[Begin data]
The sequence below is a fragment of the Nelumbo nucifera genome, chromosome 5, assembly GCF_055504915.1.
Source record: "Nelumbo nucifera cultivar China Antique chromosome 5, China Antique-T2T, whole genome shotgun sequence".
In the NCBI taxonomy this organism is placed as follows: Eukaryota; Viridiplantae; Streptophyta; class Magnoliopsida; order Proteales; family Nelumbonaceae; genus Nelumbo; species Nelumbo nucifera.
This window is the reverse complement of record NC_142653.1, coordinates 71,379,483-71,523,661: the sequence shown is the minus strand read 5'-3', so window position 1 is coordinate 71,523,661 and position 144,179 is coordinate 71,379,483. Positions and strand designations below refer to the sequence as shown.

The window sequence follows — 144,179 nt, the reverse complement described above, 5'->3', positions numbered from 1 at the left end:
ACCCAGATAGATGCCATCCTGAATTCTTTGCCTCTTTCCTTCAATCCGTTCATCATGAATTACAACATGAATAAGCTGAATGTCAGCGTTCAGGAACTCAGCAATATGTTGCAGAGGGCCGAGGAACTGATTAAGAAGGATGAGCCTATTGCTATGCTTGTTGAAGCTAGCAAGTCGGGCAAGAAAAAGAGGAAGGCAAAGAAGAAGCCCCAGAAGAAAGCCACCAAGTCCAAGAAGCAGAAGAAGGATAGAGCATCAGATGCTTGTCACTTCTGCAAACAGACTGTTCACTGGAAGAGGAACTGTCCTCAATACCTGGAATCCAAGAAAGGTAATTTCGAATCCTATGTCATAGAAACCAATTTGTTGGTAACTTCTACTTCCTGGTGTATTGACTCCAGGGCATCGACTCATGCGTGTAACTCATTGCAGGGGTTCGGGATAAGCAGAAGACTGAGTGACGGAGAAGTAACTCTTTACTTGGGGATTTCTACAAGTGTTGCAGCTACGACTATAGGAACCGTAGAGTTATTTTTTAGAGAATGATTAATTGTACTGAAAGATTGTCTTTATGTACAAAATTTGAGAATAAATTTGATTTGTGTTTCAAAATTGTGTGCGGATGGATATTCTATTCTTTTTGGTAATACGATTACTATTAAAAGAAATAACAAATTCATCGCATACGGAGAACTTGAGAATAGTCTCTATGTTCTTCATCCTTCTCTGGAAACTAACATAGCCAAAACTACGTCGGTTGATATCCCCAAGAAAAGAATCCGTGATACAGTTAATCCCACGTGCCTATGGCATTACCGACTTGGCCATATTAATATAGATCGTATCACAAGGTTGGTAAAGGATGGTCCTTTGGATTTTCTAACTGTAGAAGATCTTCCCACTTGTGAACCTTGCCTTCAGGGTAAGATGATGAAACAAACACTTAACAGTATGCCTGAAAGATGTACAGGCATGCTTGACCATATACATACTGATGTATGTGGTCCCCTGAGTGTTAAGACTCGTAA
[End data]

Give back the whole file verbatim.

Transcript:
The sequence below is a fragment of the Nelumbo nucifera genome, chromosome 5, assembly GCF_055504915.1.
Source record: "Nelumbo nucifera cultivar China Antique chromosome 5, China Antique-T2T, whole genome shotgun sequence".
In the NCBI taxonomy this organism is placed as follows: Eukaryota; Viridiplantae; Streptophyta; class Magnoliopsida; order Proteales; family Nelumbonaceae; genus Nelumbo; species Nelumbo nucifera.
This window is the reverse complement of record NC_142653.1, coordinates 71,379,483-71,523,661: the sequence shown is the minus strand read 5'-3', so window position 1 is coordinate 71,523,661 and position 144,179 is coordinate 71,379,483. Positions and strand designations below refer to the sequence as shown.

The window sequence follows — 144,179 nt, the reverse complement described above, 5'->3', positions numbered from 1 at the left end:
ACCCAGATAGATGCCATCCTGAATTCTTTGCCTCTTTCCTTCAATCCGTTCATCATGAATTACAACATGAATAAGCTGAATGTCAGCGTTCAGGAACTCAGCAATATGTTGCAGAGGGCCGAGGAACTGATTAAGAAGGATGAGCCTATTGCTATGCTTGTTGAAGCTAGCAAGTCGGGCAAGAAAAAGAGGAAGGCAAAGAAGAAGCCCCAGAAGAAAGCCACCAAGTCCAAGAAGCAGAAGAAGGATAGAGCATCAGATGCTTGTCACTTCTGCAAACAGACTGTTCACTGGAAGAGGAACTGTCCTCAATACCTGGAATCCAAGAAAGGTAATTTCGAATCCTATGTCATAGAAACCAATTTGTTGGTAACTTCTACTTCCTGGTGTATTGACTCCAGGGCATCGACTCATGCGTGTAACTCATTGCAGGGGTTCGGGATAAGCAGAAGACTGAGTGACGGAGAAGTAACTCTTTACTTGGGGATTTCTACAAGTGTTGCAGCTACGACTATAGGAACCGTAGAGTTATTTTTTAGAGAATGATTAATTGTACTGAAAGATTGTCTTTATGTACAAAATTTGAGAATAAATTTGATTTGTGTTTCAAAATTGTGTGCGGATGGATATTCTATTCTTTTTGGTAATACGATTACTATTAAAAGAAATAACAAATTCATCGCATACGGAGAACTTGAGAATAGTCTCTATGTTCTTCATCCTTCTCTGGAAACTAACATAGCCAAAACTACGTCGGTTGATATCCCCAAGAAAAGAATCCGTGATACAGTTAATCCCACGTGCCTATGGCATTACCGACTTGGCCATATTAATATAGATCGTATCACAAGGTTGGTAAAGGATGGTCCTTTGGATTTTCTAACTGTAGAAGATCTTCCCACTTGTGAACCTTGCCTTCAGGGTAAGATGATGAAACAAACACTTAACAGTATGCCTGAAAGATGTACAGGCATGCTTGACCATATACATACTGATGTATGTGGTCCCCTGAGTGTTAAGACTCGTAA